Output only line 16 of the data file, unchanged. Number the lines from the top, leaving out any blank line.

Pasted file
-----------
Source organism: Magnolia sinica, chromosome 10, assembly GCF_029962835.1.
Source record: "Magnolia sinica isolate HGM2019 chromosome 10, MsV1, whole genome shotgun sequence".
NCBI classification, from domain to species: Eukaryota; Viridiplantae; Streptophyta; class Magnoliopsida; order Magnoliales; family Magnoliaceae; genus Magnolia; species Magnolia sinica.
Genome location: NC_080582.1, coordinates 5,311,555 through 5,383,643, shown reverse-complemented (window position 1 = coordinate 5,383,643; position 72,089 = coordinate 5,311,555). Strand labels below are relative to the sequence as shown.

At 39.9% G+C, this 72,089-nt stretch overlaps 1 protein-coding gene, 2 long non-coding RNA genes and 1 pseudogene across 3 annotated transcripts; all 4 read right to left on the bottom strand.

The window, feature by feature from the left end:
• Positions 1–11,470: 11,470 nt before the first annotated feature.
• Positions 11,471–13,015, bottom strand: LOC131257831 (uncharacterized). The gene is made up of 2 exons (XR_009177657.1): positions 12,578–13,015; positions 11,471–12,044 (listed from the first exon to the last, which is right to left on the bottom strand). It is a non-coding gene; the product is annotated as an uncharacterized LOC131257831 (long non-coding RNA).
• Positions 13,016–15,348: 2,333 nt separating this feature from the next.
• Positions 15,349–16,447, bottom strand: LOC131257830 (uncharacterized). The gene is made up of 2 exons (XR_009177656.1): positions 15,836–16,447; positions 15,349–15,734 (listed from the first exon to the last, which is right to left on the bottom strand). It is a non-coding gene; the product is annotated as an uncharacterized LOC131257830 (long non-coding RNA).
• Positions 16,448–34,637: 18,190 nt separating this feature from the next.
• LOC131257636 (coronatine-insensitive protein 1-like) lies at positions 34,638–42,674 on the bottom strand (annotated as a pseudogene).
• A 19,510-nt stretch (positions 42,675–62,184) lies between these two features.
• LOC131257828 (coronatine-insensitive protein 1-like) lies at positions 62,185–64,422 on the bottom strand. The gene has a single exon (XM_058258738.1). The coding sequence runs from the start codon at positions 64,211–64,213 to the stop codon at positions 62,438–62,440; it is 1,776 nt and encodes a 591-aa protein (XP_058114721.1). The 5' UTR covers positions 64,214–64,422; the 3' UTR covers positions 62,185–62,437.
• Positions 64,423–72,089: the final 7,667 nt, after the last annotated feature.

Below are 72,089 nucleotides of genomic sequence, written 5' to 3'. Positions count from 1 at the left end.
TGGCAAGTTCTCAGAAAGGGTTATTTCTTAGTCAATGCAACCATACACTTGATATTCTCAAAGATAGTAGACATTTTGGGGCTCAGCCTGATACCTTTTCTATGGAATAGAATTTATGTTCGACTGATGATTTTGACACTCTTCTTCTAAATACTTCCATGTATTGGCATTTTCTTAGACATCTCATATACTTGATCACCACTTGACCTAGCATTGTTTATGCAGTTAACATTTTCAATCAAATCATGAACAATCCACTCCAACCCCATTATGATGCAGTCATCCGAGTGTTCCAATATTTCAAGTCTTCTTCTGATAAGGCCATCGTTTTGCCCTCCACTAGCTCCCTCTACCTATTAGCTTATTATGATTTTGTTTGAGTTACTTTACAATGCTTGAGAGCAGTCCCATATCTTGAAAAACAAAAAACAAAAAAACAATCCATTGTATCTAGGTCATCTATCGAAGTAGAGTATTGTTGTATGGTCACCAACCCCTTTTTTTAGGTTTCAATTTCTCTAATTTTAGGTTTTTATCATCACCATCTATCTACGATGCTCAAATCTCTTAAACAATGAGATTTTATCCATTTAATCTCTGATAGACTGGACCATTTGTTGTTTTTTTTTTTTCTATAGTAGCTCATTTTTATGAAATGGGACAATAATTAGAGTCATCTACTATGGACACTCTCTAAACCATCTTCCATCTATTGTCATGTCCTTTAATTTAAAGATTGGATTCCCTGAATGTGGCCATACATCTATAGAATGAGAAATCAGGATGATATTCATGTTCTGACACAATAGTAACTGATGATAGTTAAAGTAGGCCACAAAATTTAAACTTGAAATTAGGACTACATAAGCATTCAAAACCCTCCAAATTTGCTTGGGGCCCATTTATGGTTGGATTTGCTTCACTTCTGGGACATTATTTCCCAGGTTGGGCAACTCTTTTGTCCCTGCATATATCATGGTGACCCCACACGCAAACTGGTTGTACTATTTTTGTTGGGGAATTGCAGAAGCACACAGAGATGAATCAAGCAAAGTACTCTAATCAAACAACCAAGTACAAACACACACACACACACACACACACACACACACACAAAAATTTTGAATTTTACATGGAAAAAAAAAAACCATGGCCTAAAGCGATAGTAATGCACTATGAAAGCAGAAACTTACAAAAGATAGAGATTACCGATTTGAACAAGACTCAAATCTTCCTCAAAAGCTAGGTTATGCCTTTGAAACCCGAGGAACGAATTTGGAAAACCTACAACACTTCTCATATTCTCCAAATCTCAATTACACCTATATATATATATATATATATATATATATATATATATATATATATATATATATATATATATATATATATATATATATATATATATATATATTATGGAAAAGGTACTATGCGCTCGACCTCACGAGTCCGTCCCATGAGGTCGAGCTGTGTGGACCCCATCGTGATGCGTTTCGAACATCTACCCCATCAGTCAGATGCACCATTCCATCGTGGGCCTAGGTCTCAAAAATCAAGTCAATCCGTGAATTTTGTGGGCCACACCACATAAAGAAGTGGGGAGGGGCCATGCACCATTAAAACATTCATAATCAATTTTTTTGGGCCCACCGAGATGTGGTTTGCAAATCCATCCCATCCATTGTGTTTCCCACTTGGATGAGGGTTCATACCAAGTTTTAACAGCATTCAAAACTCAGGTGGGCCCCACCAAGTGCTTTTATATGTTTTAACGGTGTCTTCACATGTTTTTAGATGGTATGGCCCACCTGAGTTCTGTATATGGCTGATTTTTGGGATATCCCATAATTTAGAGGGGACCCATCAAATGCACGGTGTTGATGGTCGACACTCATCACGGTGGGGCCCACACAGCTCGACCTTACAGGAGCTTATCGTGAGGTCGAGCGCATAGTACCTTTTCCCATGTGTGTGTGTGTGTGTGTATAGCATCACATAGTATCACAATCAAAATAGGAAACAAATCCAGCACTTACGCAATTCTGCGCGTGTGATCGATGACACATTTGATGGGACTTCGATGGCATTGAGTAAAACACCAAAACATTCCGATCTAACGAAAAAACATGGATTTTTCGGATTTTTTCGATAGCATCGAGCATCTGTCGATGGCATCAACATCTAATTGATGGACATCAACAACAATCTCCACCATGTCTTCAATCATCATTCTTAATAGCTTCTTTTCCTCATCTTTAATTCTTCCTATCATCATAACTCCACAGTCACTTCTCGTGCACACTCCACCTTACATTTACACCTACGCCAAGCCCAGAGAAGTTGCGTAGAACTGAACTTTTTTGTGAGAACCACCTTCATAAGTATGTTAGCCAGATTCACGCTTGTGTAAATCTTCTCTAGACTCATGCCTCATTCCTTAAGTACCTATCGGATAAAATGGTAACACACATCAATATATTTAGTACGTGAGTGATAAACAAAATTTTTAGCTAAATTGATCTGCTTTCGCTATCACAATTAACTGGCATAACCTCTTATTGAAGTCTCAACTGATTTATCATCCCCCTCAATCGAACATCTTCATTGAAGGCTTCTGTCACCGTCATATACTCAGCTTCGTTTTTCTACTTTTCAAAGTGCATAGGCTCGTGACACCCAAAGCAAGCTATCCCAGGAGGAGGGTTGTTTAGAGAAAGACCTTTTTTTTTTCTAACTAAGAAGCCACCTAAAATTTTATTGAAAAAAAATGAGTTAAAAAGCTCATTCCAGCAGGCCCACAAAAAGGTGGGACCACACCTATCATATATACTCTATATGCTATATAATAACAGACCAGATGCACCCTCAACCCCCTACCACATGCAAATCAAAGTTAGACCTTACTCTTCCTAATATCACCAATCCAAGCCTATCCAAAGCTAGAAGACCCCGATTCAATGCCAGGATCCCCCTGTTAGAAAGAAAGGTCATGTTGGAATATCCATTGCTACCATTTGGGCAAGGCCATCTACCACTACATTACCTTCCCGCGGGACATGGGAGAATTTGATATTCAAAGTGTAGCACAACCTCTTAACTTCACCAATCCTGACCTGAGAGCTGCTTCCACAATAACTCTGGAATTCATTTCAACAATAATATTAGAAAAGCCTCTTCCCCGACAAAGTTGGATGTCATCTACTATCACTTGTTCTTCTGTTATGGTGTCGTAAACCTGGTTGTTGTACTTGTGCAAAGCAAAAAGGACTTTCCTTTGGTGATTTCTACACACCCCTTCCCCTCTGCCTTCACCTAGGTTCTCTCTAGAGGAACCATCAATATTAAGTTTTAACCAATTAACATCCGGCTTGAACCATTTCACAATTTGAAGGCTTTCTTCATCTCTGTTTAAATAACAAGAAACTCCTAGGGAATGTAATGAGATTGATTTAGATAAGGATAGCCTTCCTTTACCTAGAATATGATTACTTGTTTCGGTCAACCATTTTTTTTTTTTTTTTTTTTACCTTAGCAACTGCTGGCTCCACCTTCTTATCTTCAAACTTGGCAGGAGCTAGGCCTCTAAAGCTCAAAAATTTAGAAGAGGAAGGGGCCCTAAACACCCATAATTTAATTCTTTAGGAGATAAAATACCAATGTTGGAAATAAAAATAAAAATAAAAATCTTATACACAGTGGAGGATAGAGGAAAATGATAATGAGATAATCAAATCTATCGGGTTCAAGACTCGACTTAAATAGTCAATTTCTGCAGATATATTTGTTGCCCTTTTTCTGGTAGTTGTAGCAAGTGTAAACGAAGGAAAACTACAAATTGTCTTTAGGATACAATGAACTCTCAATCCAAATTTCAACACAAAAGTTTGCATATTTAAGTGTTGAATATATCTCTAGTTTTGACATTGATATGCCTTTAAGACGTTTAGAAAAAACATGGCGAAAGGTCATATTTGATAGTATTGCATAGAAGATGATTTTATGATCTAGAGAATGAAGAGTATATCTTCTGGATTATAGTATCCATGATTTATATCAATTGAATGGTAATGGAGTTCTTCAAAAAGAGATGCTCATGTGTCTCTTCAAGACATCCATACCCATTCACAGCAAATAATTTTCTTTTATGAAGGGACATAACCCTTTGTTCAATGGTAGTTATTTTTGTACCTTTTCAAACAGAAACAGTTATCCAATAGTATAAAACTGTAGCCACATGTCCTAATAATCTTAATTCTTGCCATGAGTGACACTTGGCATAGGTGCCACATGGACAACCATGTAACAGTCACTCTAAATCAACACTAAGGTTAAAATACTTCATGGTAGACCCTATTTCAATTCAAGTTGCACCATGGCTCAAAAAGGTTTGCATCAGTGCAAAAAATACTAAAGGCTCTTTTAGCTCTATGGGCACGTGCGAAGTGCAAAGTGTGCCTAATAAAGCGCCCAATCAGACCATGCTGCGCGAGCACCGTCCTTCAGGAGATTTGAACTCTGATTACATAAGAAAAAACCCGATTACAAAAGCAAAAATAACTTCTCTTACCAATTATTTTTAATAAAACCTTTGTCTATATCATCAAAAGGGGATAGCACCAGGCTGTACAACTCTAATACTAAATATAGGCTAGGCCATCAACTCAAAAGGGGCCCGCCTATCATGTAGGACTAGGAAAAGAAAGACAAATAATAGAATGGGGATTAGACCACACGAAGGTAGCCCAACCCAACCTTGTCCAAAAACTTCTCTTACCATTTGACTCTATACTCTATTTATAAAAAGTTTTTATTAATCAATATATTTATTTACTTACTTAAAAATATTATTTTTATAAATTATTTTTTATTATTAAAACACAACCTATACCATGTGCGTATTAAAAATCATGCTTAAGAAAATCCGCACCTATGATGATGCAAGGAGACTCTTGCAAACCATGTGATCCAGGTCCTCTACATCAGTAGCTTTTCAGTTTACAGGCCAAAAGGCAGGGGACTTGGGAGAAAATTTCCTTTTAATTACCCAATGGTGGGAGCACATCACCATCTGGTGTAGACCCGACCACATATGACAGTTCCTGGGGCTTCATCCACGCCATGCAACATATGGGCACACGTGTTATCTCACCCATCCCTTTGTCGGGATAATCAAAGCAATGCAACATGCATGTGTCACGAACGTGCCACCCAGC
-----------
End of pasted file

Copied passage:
Below are 72,089 nucleotides of genomic sequence, written 5' to 3'. Positions count from 1 at the left end.